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  • 'A Woman Holding a Liver' in Offal: Rejected and Reclaimed Food - the Proceedings of the Oxford Symposium on Food and Cookery 2016 is out now.

    Offal: Rejected and Reclaimed Food - the Proceedings of the Oxford Symposium on Food and Cookery for 2016 is published now, July 2017.

    My contribution develops the performance-lecture, ‘A Woman Holding a Liver’, in which I explore, contextually and artistically, the practice and history of haruspicy or liver divination, giving a brief overview of the ancient practice, and some examples of where it has been represented in art and material culture.

    From the perspective of an artist, I also outline my interest in it, and how I am using in it my art practice, and discuss selected contemporary artists whose practices use divination and chance as strategies. The paper then reports on the examination of a sheep’s liver performed at the conference.

    The theme – offal, rejected and reclaimed foods – when taken in the broadest sense is a subject well-suited to the explorative ethos of the Oxford Symposium, not least because there’s no universal agreement on what actually qualifies as offal. Each culture has its own views on whether foods are acceptable or merit rejection. Even in neighbouring countries, differences run deep. For example, English ‘offal’ is linguistically related to the Dutch word ‘afval’ which means unambiguously ‘garbage’, a designation that includes most animal-intestines and extremities. The negative connotation of the word indicates automatic rejection of offal by the native Dutch. Nevertheless, within the nation, differences can be observed. In modern times, consumption of most varieties of organ-meats, traditionally unusual in The Netherlands, is having a come-back thanks to newcomers from all parts of the world. Goatheads, chickens-feet, blood, liver, testicles, stomach, udder and heart, are all available if you know the right butcher.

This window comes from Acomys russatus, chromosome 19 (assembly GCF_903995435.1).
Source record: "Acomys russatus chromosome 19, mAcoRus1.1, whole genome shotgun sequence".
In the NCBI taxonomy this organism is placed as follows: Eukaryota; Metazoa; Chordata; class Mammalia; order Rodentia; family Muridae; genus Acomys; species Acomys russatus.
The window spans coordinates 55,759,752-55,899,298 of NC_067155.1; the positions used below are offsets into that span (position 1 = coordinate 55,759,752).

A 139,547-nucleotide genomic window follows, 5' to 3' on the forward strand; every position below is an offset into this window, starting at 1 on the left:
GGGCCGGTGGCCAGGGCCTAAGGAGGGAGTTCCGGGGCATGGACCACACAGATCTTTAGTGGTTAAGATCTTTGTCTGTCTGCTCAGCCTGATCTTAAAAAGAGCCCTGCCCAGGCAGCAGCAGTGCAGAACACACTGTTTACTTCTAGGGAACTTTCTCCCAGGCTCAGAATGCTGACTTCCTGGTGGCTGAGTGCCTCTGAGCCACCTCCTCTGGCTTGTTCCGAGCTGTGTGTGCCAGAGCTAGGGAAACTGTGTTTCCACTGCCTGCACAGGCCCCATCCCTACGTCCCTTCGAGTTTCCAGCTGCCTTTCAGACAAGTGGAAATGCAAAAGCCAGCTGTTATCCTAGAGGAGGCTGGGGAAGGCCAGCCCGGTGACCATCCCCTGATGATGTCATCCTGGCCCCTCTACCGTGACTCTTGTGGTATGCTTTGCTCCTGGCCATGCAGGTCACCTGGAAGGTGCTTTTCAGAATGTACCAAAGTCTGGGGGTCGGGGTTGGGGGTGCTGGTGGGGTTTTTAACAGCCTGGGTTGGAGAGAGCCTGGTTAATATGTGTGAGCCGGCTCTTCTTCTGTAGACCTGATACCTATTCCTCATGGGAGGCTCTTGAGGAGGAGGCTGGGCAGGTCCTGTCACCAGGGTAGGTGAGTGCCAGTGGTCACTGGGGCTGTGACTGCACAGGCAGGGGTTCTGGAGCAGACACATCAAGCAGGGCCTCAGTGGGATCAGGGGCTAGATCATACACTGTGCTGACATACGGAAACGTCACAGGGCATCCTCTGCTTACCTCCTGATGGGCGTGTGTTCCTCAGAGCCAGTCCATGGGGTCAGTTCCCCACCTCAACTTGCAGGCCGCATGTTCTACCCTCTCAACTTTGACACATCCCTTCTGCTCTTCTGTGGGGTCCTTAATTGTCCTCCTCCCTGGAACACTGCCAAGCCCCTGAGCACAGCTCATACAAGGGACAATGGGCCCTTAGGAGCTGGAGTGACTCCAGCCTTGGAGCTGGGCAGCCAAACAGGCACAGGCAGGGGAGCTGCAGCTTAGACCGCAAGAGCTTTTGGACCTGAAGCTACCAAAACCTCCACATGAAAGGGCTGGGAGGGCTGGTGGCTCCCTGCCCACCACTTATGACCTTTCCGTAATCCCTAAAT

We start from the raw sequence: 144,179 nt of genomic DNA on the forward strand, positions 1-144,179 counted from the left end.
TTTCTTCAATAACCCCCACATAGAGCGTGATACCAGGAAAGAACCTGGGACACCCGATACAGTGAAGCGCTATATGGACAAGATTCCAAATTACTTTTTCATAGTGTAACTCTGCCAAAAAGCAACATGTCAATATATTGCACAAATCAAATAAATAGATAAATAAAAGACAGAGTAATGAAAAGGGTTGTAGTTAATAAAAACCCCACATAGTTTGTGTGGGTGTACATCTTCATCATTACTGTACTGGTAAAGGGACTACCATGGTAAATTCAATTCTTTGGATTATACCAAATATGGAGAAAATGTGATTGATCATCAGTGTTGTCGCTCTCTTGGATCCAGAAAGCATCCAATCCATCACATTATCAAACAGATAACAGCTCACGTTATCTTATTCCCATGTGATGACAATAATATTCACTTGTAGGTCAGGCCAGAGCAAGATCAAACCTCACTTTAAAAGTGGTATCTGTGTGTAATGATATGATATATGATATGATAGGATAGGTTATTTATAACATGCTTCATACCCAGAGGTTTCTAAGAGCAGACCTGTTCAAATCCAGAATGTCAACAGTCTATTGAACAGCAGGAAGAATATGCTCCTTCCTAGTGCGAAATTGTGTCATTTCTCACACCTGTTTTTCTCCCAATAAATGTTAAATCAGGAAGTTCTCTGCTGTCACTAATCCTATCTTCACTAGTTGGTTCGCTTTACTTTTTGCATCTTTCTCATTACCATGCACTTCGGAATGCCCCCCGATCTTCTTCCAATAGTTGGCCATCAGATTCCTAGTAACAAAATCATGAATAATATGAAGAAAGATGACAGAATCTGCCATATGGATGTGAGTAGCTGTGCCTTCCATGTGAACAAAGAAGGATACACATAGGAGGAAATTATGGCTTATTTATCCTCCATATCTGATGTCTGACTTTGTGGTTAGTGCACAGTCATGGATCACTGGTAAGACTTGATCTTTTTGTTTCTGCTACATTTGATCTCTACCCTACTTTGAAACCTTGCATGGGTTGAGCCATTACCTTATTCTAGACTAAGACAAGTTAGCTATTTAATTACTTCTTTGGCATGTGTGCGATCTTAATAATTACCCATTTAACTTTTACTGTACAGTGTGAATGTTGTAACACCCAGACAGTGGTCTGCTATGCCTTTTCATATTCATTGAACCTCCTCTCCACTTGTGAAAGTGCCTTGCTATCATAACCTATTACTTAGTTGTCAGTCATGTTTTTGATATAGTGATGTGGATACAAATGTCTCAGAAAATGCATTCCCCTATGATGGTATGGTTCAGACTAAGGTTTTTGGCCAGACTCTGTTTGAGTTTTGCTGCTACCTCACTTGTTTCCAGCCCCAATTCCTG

Offal: Rejected and Reclaimed Food - the Proceedings of the Oxford Symposium on Food and Cookery for 2016, publishedm July 2017, by Prospect Books. ISBN: 978-1-909-248-55-7; 400 pages: 174 x 246 mm; paperback, b & w illustrations and charts; Price: £30.00.

    https://prospectbooks.co.uk/products-page/oxford-symposium/offal-rejected-and-reclaimed-food/

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  • FEAST: The Meal is Live Today!

    The new issue of the online journal, FEAST: The Meal is live today. My contribution is Reflection on Digestion Performance Dinners, 2013-16, in the form of three audio excerpts edited from live recordings, and images made from photographs taken prior to, and during the performances, accompanied by a short written introduction. Access is free. Go to http://feastjournal.co.uk

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  • 'Reflection on Digestion: A Performance Dinner' contribution to FEAST: The Meal, out June 2017

    I have nearly finished my FEAST contribution to the upcoming third issue, The Meal, which is out in June 2017.

    In the online space of the journal, I will be re-presenting documentation from the Reflection on Digestion Performance Dinners, 2013-16, in the form of three audio excerpts edited from live recordings, and images made from photographs taken prior to, and during the performances, accompanied by a short written introduction.

    For more information, go to http://feastjournal.co.uk

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  • Forthcoming Paper: ‘A Woman Holding a Liver’, in The Oxford Symposium on Food and Cookery Conference Proceedings, July 2017

    My paper, ‘A Woman Holding a Liver’, will be published in the forthcoming Oxford Symposium on Food and Cookery Conference Proceedings, edited Mark McWilliams, published by Prospect Books, London, in July 2017.

    For the 2016 Oxford Food Symposium’s theme Offal, I presented a performance-lecture, A Woman Holding a Liver, which contextually and artistically explored the practice and history of haruspicy or liver divination, followed by the divination of a lamb’s liver.